Do you have any barbecue places you are going to check out?

NVE:“Man, listen to me, I’m going to try every barbecue spot I see, like literally, because I want to taste it all. Every place I go to, I’m going to get some rib tips. I’m a fried chicken man, so I’m going to try all the good foods.”

The Grizzlies are known for their special bond with this community and their volunteer work. How do you see yourself fitting into that mindset?

NVE: “I’m anxious, because I have a few friends, a few business friends, who are here locally. You know, we’ve already been talking about some things – some things they do as far as the community is concerned. Just look out and see which ones l like the most. For me personally, I was big into single mothers and helping them out, because my mom was a single mom. I was big into Parks and Recreation systems and things like that. If anything, it’s got something to do with kids and single parents and things like that. I’ll see where I can fit in there.”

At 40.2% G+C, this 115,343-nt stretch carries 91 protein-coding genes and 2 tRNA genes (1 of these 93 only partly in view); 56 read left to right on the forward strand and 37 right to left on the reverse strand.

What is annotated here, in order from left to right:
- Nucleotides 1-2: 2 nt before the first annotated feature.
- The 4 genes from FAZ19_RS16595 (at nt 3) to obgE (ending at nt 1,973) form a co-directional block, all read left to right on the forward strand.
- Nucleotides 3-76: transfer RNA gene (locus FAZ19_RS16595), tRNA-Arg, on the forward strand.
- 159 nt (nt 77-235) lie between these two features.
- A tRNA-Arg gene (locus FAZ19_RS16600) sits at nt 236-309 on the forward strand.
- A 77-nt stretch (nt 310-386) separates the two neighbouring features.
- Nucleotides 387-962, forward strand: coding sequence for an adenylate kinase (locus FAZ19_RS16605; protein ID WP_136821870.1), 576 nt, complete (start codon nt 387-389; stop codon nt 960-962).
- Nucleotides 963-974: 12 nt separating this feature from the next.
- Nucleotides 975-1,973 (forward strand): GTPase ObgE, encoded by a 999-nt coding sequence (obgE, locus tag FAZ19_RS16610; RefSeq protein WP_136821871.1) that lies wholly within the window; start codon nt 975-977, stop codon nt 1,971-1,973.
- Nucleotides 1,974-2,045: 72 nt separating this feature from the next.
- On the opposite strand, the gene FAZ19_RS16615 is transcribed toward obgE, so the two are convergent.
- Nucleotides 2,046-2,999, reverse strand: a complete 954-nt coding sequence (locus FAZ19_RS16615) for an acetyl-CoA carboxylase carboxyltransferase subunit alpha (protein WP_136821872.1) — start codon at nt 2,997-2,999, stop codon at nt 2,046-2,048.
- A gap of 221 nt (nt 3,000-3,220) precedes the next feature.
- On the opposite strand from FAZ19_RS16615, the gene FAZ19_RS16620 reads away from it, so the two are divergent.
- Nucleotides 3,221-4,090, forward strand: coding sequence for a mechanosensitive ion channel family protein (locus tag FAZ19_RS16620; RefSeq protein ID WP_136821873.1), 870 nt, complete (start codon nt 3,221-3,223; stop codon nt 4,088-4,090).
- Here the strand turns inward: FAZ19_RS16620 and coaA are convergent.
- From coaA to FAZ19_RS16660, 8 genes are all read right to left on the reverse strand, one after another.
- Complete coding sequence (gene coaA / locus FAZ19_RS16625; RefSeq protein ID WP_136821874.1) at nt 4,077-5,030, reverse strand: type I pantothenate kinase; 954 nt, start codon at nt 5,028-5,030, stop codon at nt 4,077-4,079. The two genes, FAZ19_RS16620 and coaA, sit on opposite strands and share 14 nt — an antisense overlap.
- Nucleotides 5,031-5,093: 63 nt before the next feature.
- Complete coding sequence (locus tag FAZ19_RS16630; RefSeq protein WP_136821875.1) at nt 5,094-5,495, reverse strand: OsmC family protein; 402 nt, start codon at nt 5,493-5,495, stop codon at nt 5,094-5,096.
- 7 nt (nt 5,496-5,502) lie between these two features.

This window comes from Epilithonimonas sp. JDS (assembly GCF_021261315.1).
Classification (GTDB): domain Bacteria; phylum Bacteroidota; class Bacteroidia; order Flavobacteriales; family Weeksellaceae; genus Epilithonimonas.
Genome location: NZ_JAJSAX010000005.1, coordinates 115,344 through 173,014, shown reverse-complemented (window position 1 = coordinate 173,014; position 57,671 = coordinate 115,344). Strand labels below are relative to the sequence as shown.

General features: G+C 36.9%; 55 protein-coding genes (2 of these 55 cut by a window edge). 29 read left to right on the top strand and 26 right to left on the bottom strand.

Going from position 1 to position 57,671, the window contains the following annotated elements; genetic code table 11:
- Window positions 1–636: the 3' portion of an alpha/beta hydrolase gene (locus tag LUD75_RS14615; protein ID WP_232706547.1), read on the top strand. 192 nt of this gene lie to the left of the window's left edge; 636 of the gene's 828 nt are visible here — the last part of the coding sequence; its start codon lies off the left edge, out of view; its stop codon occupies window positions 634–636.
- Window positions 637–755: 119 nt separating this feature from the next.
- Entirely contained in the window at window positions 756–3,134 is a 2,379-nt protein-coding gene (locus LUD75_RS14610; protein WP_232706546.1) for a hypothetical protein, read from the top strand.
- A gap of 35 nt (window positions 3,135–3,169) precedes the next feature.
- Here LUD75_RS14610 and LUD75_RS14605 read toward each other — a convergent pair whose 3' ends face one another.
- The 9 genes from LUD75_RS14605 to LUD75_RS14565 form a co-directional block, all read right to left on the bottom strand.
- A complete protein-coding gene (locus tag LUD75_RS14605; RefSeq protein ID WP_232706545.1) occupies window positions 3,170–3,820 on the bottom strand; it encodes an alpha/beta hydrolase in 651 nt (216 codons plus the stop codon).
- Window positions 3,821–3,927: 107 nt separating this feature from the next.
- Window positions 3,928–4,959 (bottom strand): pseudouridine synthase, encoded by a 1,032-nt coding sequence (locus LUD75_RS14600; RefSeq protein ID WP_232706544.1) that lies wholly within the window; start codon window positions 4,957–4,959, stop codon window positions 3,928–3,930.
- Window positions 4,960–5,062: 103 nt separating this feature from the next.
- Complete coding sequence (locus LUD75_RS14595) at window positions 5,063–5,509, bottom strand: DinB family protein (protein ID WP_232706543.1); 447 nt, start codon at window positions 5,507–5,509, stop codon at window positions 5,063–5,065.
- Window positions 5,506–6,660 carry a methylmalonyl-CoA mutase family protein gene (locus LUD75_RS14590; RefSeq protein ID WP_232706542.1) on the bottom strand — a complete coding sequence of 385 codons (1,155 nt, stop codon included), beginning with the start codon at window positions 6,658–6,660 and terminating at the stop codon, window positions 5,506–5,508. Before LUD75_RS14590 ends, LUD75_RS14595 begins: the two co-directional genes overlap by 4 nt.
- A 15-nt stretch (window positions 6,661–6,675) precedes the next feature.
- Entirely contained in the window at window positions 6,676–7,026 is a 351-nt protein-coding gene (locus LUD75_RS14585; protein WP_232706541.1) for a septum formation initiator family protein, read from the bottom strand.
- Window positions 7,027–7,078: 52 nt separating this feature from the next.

What are some of the things you like to do in your free time?

NVE: “Can you believe I’m 44 years old and I’m still a video game junkie? I still play video games. I love Madden and this game called The Division right now on the PS4 – and golf. If I can get out and play some golf, come home and play with my 3-year-old and then she lets me play my PS4, I’m good. Very simple. I’m just Madden and The Division, those two. I just started playing The Division about a month ago. But if it’s not Madden, I’m not playing.”

Are you looking forward to playing in the St. Jude Pro AM this week?

NVE: “I’m nervous as hell, I’m not even going to lie to you. I was hitting my driver pretty good, and like the last two weeks, I actually lost my driver and don’t know what happened to it. I’m just hitting the ball all over the place. I’m thinking about teeing off with a 4-iron all day tomorrow (laughs). So yeah, I’m a little bit nervous. But it will be a fun event.”